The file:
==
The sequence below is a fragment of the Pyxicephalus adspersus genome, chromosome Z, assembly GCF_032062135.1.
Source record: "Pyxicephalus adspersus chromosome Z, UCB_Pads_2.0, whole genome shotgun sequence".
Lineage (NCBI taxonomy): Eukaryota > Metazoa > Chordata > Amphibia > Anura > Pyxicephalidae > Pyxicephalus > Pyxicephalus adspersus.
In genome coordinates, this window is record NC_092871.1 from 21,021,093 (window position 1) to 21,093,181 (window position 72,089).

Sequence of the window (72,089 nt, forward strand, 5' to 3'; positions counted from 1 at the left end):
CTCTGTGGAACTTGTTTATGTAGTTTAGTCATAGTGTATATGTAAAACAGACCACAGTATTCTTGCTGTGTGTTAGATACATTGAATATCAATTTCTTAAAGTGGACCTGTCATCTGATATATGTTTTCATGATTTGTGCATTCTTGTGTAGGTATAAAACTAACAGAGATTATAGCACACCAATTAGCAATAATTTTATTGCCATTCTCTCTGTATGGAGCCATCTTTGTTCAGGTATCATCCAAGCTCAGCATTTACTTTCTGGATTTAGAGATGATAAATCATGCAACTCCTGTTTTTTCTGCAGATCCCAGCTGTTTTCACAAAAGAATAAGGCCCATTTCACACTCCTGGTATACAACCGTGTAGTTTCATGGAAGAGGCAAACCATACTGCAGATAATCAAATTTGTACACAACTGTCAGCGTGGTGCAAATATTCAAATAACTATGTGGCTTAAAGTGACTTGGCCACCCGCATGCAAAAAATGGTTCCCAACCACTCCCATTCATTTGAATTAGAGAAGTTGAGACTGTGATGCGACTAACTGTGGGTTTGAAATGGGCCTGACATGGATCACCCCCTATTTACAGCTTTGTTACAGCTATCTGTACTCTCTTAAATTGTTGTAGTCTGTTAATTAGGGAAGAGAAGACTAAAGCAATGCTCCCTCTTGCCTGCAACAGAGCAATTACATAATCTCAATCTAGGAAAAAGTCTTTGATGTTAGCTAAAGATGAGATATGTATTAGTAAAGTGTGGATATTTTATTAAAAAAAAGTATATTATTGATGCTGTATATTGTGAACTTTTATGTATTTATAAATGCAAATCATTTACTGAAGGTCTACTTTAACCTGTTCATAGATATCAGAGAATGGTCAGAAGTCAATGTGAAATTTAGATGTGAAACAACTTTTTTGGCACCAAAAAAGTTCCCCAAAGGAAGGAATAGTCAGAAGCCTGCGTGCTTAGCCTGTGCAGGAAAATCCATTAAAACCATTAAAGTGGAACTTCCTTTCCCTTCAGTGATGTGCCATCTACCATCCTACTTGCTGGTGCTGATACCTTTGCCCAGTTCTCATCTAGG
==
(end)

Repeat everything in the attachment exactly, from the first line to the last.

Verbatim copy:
The sequence below is a fragment of the Pyxicephalus adspersus genome, chromosome Z, assembly GCF_032062135.1.
Source record: "Pyxicephalus adspersus chromosome Z, UCB_Pads_2.0, whole genome shotgun sequence".
Lineage (NCBI taxonomy): Eukaryota > Metazoa > Chordata > Amphibia > Anura > Pyxicephalidae > Pyxicephalus > Pyxicephalus adspersus.
In genome coordinates, this window is record NC_092871.1 from 21,021,093 (window position 1) to 21,093,181 (window position 72,089).

Sequence of the window (72,089 nt, forward strand, 5' to 3'; positions counted from 1 at the left end):
CTCTGTGGAACTTGTTTATGTAGTTTAGTCATAGTGTATATGTAAAACAGACCACAGTATTCTTGCTGTGTGTTAGATACATTGAATATCAATTTCTTAAAGTGGACCTGTCATCTGATATATGTTTTCATGATTTGTGCATTCTTGTGTAGGTATAAAACTAACAGAGATTATAGCACACCAATTAGCAATAATTTTATTGCCATTCTCTCTGTATGGAGCCATCTTTGTTCAGGTATCATCCAAGCTCAGCATTTACTTTCTGGATTTAGAGATGATAAATCATGCAACTCCTGTTTTTTCTGCAGATCCCAGCTGTTTTCACAAAAGAATAAGGCCCATTTCACACTCCTGGTATACAACCGTGTAGTTTCATGGAAGAGGCAAACCATACTGCAGATAATCAAATTTGTACACAACTGTCAGCGTGGTGCAAATATTCAAATAACTATGTGGCTTAAAGTGACTTGGCCACCCGCATGCAAAAAATGGTTCCCAACCACTCCCATTCATTTGAATTAGAGAAGTTGAGACTGTGATGCGACTAACTGTGGGTTTGAAATGGGCCTGACATGGATCACCCCCTATTTACAGCTTTGTTACAGCTATCTGTACTCTCTTAAATTGTTGTAGTCTGTTAATTAGGGAAGAGAAGACTAAAGCAATGCTCCCTCTTGCCTGCAACAGAGCAATTACATAATCTCAATCTAGGAAAAAGTCTTTGATGTTAGCTAAAGATGAGATATGTATTAGTAAAGTGTGGATATTTTATTAAAAAAAAGTATATTATTGATGCTGTATATTGTGAACTTTTATGTATTTATAAATGCAAATCATTTACTGAAGGTCTACTTTAACCTGTTCATAGATATCAGAGAATGGTCAGAAGTCAATGTGAAATTTAGATGTGAAACAACTTTTTTGGCACCAAAAAAGTTCCCCAAAGGAAGGAATAGTCAGAAGCCTGCGTGCTTAGCCTGTGCAGGAAAATCCATTAAAACCATTAAAGTGGAACTTCCTTTCCCTTCAGTGATGTGCCATCTACCATCCTACTTGCTGGTGCTGATACCTTTGCCCAGTTCTCATCTAGG